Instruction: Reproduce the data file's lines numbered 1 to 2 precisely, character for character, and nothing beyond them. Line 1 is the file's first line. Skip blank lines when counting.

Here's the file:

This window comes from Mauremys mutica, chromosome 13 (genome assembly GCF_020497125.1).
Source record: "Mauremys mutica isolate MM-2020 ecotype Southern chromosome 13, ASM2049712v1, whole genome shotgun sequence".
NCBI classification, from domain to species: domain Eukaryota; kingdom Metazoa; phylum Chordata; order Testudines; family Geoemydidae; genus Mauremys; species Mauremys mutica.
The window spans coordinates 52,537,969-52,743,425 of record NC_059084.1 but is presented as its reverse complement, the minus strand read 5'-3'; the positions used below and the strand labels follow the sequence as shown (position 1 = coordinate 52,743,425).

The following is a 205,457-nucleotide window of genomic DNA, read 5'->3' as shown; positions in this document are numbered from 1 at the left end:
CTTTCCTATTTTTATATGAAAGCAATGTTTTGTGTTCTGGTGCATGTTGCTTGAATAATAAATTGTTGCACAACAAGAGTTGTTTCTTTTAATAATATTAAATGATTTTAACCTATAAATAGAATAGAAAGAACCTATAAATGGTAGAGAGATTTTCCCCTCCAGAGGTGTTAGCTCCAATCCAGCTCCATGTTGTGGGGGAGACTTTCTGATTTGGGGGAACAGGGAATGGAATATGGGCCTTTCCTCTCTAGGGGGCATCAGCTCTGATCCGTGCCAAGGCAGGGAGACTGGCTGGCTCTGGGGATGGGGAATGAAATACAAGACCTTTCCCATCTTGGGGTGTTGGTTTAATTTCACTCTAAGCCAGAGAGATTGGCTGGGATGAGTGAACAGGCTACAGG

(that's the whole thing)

This window comes from Mauremys mutica, chromosome 13 (genome assembly GCF_020497125.1).
Source record: "Mauremys mutica isolate MM-2020 ecotype Southern chromosome 13, ASM2049712v1, whole genome shotgun sequence".